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microPublication Biology

About microPublication

Our Mission

microPublication.org publishes brief, novel findings, negative and/or reproduced results, and results which may lack a broader scientific narrative. Each article is peer reviewed and assigned a DOI. microPublication Biology articles are now discoverable through PMC, PubMed, EuropePMC, Google Scholar, and university library catalogs. Included data are curated and, upon publication, deposited in third party referential databases (when available).

Aims and Scope

​microPublication is a new entrant to the emerging genre of rapidly-published research communications. Such journals aim to transform science publication by publishing single, validated results that include novel findings, negative and/or reproduced results, and results that are perceived to lack high impact. Each article of a microPublication journal is peer-reviewed, assigned a DOI, and published online as HTML and PDF. However, we differ from other journals in this space in one in one fundamental way: research results contained in the article are curated and, upon publication, deposited to and integrated in community-directed authoritative databases, e.g., WormBase, FlyBase, PomBase, ZFIN. As such, microPublication journals short circuit the publication-to-database process, placing new findings directly into information discovery spaces. Seamlessly and behind the scenes, microPublication turns the scientific publishing process into a curatorial one.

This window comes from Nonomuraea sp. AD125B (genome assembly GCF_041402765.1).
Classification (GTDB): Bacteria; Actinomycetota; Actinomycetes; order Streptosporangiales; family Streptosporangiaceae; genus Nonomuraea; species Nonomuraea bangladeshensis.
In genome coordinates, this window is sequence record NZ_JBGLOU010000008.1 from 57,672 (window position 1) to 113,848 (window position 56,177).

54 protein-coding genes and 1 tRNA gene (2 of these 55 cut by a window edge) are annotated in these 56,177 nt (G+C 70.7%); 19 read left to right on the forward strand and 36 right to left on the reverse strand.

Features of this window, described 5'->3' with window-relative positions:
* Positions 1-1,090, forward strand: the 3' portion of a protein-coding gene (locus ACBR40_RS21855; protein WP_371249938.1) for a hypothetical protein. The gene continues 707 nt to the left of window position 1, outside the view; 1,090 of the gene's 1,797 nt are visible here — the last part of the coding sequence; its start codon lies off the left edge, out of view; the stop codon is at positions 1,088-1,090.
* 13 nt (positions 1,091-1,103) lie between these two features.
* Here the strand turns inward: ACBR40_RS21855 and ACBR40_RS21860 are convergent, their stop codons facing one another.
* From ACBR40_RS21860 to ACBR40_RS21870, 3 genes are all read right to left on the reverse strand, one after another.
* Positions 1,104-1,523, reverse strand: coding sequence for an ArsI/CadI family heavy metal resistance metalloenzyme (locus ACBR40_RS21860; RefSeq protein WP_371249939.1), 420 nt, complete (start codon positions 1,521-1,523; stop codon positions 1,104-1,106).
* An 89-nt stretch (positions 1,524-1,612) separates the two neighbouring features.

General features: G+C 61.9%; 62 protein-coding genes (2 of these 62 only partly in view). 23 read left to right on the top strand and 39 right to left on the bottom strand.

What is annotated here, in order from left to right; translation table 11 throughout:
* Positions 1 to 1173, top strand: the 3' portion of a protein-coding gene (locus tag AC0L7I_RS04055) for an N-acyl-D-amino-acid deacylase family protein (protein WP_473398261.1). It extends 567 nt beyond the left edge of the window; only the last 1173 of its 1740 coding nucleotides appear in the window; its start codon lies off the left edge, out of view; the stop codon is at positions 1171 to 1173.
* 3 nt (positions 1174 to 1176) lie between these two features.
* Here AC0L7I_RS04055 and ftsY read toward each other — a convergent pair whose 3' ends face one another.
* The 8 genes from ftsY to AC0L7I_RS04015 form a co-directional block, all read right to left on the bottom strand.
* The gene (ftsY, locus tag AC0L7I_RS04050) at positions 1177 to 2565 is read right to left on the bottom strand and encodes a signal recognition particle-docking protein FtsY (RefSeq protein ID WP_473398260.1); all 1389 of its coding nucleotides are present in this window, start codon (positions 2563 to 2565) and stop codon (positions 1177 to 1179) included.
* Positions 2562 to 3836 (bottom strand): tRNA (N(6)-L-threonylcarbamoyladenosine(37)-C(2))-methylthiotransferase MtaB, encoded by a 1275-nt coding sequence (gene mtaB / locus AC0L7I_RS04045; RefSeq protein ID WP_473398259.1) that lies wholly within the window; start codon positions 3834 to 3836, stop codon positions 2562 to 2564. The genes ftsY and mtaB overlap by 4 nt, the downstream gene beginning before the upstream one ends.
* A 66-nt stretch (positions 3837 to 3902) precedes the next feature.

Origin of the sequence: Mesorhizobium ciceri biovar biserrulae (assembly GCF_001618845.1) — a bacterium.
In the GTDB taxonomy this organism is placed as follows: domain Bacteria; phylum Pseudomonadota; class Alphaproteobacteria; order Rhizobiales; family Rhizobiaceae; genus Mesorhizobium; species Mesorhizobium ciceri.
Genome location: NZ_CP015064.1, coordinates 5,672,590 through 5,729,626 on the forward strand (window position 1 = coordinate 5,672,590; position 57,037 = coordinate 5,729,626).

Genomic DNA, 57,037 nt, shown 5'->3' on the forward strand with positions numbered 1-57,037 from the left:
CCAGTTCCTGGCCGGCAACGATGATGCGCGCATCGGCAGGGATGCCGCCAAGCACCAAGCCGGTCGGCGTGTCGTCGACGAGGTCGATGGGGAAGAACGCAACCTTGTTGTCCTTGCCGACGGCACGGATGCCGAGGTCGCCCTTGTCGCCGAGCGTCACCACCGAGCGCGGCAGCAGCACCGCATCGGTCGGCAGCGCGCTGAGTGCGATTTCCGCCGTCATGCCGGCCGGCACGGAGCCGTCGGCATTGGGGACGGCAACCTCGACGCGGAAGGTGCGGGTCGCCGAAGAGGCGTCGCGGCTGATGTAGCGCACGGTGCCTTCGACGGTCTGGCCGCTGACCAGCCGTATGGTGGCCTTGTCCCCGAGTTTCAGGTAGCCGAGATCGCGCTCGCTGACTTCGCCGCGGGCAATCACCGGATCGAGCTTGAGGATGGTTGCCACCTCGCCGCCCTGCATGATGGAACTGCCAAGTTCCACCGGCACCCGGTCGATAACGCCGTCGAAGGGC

Criteria for Publication

microPublication journals only accept high-quality data and work. Reported results are original work that has not been published elsewhere. Each submission includes a complete description of the result with accompanying reagents, resources, tools, and methodologies that were used in the experiment and any analysis. Appropriate controls and replicates are expected for all results. We publish only those articles that have been through our peer-review system. See author guidelines for specific information about acceptable data. See our guidelines on peer-review for more information.